EDITOR. This article and the eight
associated programs supplied on this
issue are only a very small part of a
large collection of
compression/decompression routines that
Steven submitted to 8BS.
I have compiled a disc containing the
full submission and placed it into the
TBI pool as TBI-102. A single sided DFS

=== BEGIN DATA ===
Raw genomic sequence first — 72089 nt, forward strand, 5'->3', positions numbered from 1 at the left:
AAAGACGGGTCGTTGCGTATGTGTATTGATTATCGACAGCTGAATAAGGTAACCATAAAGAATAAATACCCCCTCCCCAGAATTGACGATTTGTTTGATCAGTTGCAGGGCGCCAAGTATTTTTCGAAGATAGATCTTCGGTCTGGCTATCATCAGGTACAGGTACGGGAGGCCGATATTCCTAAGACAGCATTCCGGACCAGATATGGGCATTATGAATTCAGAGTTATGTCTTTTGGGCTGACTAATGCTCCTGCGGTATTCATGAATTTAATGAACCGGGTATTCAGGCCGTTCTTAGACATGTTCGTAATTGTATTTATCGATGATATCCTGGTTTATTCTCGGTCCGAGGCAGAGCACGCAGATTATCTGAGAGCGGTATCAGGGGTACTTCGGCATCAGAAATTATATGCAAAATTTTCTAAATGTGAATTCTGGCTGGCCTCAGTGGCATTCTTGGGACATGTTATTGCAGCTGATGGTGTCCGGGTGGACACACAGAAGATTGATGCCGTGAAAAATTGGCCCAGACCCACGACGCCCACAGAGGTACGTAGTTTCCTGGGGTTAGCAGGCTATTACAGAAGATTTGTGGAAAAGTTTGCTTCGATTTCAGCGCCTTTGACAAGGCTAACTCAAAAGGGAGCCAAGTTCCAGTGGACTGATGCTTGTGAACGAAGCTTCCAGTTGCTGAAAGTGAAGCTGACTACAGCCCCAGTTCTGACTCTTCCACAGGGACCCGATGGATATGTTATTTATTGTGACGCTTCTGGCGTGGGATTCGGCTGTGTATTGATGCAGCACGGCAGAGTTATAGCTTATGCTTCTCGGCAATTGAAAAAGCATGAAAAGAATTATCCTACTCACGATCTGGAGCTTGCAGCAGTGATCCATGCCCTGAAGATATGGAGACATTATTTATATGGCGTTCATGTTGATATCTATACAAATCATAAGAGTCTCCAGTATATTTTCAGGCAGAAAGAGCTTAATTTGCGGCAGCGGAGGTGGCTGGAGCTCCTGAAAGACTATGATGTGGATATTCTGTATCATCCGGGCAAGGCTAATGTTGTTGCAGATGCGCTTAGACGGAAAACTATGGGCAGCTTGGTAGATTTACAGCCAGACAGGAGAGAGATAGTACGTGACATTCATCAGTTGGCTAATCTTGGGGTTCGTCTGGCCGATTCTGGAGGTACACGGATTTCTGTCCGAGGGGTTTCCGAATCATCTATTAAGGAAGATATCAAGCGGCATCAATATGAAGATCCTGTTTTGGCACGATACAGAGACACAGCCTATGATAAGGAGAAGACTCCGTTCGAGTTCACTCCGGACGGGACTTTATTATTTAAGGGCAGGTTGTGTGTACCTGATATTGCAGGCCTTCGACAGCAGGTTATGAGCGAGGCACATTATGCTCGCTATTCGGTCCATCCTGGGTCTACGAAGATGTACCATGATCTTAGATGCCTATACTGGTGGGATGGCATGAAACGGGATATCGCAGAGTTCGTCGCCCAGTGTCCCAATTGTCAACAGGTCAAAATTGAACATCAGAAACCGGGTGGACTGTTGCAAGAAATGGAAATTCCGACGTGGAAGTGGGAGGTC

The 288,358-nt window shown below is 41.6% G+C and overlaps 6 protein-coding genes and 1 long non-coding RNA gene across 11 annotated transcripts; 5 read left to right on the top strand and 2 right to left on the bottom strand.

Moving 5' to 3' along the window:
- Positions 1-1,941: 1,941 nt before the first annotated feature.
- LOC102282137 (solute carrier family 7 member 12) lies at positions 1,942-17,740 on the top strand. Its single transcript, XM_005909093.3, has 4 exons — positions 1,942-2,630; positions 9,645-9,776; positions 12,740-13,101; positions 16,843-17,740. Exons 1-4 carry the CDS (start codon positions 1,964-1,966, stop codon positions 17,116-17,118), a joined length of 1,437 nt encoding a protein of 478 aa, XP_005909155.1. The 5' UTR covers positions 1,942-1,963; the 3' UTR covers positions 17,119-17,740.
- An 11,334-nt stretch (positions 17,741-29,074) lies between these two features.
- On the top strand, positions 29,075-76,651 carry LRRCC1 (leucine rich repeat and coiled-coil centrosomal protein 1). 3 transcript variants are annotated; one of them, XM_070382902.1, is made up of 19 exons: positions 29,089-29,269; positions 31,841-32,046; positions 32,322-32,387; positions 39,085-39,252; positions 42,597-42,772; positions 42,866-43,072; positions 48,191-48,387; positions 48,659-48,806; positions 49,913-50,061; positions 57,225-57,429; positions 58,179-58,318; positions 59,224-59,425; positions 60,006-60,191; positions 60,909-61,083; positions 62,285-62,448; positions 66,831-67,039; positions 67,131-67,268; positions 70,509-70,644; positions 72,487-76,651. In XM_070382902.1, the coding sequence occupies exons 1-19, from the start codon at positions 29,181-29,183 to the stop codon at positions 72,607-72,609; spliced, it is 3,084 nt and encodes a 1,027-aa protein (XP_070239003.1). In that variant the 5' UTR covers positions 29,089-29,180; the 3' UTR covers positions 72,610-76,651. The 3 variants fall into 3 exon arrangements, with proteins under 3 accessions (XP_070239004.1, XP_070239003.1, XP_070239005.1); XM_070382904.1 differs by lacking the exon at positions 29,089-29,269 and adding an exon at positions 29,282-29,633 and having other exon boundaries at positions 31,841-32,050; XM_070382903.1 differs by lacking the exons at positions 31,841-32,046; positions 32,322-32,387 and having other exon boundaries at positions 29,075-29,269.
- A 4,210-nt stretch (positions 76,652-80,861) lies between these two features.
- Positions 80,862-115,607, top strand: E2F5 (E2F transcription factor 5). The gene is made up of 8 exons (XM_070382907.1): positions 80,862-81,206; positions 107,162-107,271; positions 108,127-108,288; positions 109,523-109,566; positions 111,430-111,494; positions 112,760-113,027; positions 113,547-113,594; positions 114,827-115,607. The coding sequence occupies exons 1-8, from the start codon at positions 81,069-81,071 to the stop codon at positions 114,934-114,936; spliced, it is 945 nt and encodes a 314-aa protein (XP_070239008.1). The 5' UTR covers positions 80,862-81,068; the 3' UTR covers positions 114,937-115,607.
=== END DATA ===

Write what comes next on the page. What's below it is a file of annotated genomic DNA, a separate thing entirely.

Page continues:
by Steven Flintham (15A) Part 1 Introduction This article describes a set of utilities for compressing and decompressing files using LZSS compression. Unlike the more common methods (run length coding, for example) used on the BBC LZSS compression will work effectively on most files, including saved screens, text and programs. However it has its disadvantages. Compressing a file requires a lot of memory and is slow, so it is not always practical. For example, an art package might want to save screens in a compressed form. This is possible using simple run-length coding but LZSS compression is too slow and memory intensive. A lot of the time this is not a problem. If you want the title screen of a game compressing, it doesn't matter if it took a minute or two and all the machine's memory to compress it, as long as it decompresses quickly when the game is loaded. Similarly, you might want to compress an archive produced by Chris Richardson's Archiver before putting it on a public domain disc or uploading it to a bulletin board. Everyone using it will want to decompress it but it only needs to be compressed once. So LZSS compression is asymmetric - compression is hard work but decompression is quite easy. As long as this isn't a problem these utilities should be worth a look. This article will not explain how LZSS compression works, just how to use these utilities. I hope to write another article giving the technical details in a later issue. Warning Although I think these utilities are fairly reliable there is still a chance that they will corrupt or destroy files when compressing or decompressing. You are strongly advised to take care when using them and to have a backup of any important data on the discs used. In particular, just because a file compresses correctly it does NOT mean that it will decompress correctly. If you intend to delete the original you should decompress the compressed version first as a test. It seems unlikely but it may be possible that even though a file decompresses correctly once it may not do so at a later date. You should also bear in mind that if a disc fault occurs in a compressed file it will be almost impossible to recover using a sector editor or similar tool. Compression Files are compressed using the program LZSSC. When you run it, it will pause for a few seconds and then ask you for the file to be compressed (the input file). At this point you can remove the disc containing LZSSC if you need to as it will not be accessed again. You can enter a * command instead of a filename but you must include the * so the program knows it's not a filename. After giving the file to be compressed you will be asked for the filename to use for the compressed data (the output file). This should not be the same as the previous filename - if it is you will lose the original file as the program cannot tell if the two are the same. You will be warned if the output file already exists. Finally you are asked for the number of offset and length bits to be used. The minimum and maximum acceptable values are shown. Changing these values will affect the size of the compressed data and you may want to experiment with them. A good 'standard' setting is 11 offset bits and 4 length bits although a smaller number of offset bits may be more suitable for short files. The program will then compress the file. As mentioned above this can take some time so you are informed of progress as it works. If the information given doesn't make sense you can just ignore it. When it finishes it will tell you how long it took, how fast it was working and (most importantly) the compression ratio. There is no standard meaning of compression ratio - in this program a compression ratio of 25% means the compressed file is a quarter of the size of the original file. The compression ratio can be larger than 100%, in which case the original file gets larger when compressed (at least for the particular number of offset and length bits used, and probably for all choices). It will still decompress correctly but there's no real point in keeping the compressed version. Finally you have the option to start again and compress another file. Note that except when compression is taking place you can press ESCAPE to quit the program. Decompression If you want to decompress a file so that you have the original on disc again you have two options, LZSSD and LZSSDF. You need not worry too much about which one you choose as both will produce the same result. However I recommend using LZSSDF most of the time as it is much faster. For very large files it will not work but it will tell you when this happens and you can then use LZSSD instead. Both programs are almost identical in use so unless one of the programs is mentioned specifically the following instructions apply to both. When you run the program after a short pause you will be asked for the filename of the compressed file (the input file). As in LZSSC you can enter a * command instead of a filename. The program will check that the file you specify is a compressed file. You will then be asked for the filename to use for the decompressed file (the output file). As in LZSSC you will be warned if there is already a file with that name and you must not use the same filename as the compressed file. You do not need to specify length or offset bits for decompression as the correct values are stored in the compressed file so decompression will then start. LZSSD will keep you informed of progress but LZSSDF will not. Both programs display the same information as LZSSC once decompression has finished. Finally you have the option to decompress another file. As in LZSSC you can press ESCAPE to quit the program at any time except during decompression. Press Space.